Growth and Survivorship of Stony Coral Meandrina meandrites and Montastrea cavernosa Transplants to an Artificial Reef Environment: A Work in Progress.

E.A. Glynn, T.P. Quinn, D.P. Fahy, R.E. Dodge, D.S. Gilliam, and R.E. Spieler

National Coral Reef Institute, Nova Southeastern University Oceanographic Center (NSUOC),
8000 North Ocean Drive, Dania Beach, FL 33004


Reef Ball Deployment: In November of 2000, 160 concrete Reef BallTM modules (1.22m wide x 0.9m high) were deployed, at a depth of approximately 15 meters, between the Second and Third Reef tracts off Dania Beach, FL (Figures 1 and 2). The Reef Balls were grouped into 40 quads, with each quad containing four individual Reef Balls. One modified Reef Ball from each quad was designated as the ‘transplant’ ball, and was used as the receptacle for the coral transplants. The other three balls in each quad are part of a more comprehensive study. This multifactorial study is examining the effects of reef structure on fish assemblages, the effects of coral larval attractants on coral recruitment, and the interaction between fish assemblages and coral recruitment. The coral transplants are one such ‘coral larval attractant’ being examined. Coral transplants, and the donor colonies from which they were obtained, are being monitored for growth and survivorship

Study sites:

The donor corals and controls of two different sizes are located at a depth of approximately 10 meters on the Second Reef off Dania Beach (natural reef site) (Figure 3). The coral transplants are located on the Reef Balls between the Second and Third Reefs (artificial reef site).


Mapping and Drilling:

Forty colonies of two different species of stony coral, Meandrina meandrites and Montastrea cavernosa, were tagged and mapped at the natural reef site on the Second Reef (Figure 4). Between March and June 2001, two core hole plugs with living coral tissue (coral transplants) were obtained from each donor coral using a hydraulic drill fitted with a four inch core barrel (Figure 5).

Transplantation of coral cores and filling of core holes:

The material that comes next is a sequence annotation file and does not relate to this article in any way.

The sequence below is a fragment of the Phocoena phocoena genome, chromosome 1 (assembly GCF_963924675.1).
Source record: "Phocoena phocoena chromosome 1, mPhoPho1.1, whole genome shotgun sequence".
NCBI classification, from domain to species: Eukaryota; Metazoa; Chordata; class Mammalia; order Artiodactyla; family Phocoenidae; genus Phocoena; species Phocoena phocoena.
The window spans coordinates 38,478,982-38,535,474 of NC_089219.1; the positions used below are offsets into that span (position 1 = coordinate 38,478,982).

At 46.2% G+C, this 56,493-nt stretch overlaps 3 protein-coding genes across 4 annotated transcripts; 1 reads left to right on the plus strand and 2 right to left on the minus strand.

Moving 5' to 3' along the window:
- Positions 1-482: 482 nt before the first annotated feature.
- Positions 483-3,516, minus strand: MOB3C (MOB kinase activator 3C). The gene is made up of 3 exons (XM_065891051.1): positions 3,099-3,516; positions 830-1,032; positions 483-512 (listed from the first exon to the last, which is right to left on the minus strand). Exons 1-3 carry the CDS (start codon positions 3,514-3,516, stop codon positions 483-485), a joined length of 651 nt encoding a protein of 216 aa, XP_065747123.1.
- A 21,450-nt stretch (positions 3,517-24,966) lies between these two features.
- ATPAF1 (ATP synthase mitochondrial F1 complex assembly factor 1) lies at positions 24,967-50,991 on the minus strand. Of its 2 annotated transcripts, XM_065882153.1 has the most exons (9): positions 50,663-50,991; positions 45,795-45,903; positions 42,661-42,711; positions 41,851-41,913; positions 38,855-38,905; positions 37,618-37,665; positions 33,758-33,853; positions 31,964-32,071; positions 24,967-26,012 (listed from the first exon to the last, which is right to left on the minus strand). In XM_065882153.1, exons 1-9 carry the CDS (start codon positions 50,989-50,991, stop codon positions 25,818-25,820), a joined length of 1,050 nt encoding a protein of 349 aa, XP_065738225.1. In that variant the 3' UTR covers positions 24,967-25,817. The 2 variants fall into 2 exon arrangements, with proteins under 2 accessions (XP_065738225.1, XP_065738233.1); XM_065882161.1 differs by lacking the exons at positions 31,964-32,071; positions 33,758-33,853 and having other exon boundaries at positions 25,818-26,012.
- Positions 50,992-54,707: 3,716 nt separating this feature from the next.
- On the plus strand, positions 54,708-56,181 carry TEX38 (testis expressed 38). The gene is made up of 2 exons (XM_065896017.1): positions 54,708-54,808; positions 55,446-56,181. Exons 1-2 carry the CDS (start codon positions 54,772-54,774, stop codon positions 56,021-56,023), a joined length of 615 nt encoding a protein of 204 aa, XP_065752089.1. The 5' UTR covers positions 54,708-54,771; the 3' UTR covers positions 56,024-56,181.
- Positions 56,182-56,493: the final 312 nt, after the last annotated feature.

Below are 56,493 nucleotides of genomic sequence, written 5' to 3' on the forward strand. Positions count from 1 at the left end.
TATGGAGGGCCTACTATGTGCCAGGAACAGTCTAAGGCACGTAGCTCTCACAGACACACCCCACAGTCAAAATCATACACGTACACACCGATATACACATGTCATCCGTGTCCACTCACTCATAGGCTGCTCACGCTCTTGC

The transplant corals were affixed to the Reef Balls at the artificial reef site using an underwater adhesive marine epoxy (Figure 6). One Meandrina meandrites and one Montastrea cavernosa transplant were attached to each ‘transplant’ Reef Ball.

All donor core holes were filled with pre-fabricated, numbered (1-80), concrete plugs to prevent detrimental effects of bioeroders (Figure 7). The concrete plug numbers coincide with the transplant numbers making for ease of comparison of the live tissue surrounding the concrete plug with the live tissue on the transplant.


Monitoring of donor corals:

The 40 donor colonies were photographed using a Nikonos V camera with a 20mm lens and a 0.75m2 PVC framer marked in 10cm increments, prior to drilling and after plugging the core holes with the concrete plugs (Figure 8). These colonies are now being photographed quarterly for the monitoring of health and survivorship. The donor corals showed 100% survivorship in the second monitoring session. Additionally, 20 large control corals (comparable size to the donors) are being monitored at the natural reef site.

Monitoring of transplants and core hole recovery:

The coral transplants and the core holes are being photographed with a 28mm lens and close-up kit for coral skeleton growth (Figures 9 and 10). Coral skeletal growth is defined as an increase in surface area or linear radius and is being measured quarterly. SigmaScan Pro4 image analysis software (Jandel Scientific Corporation) is being used for all of the photographic analysis. Additionally, 20 small control corals (comparable size to the transplants) are being monitored at the natural reef site.


This photographic method is suitable for continuous monitoring and causes no harm to the coral colony. The preliminary results obtained during the first quarterly sample session demonstrated 100% survivorship for all coral plug transplants and donor colonies. It was noted that most coral plug transplants, with exposed skeleton around the margins of the plug, experienced tissue advancement over the bare coral skeleton.


We thank the Broward County Department of Planning and Environmental Protection, the Florida Marine Research Institute, and the numerous NSUOC students who helped with the Reef Ball construction and coral transplantation.

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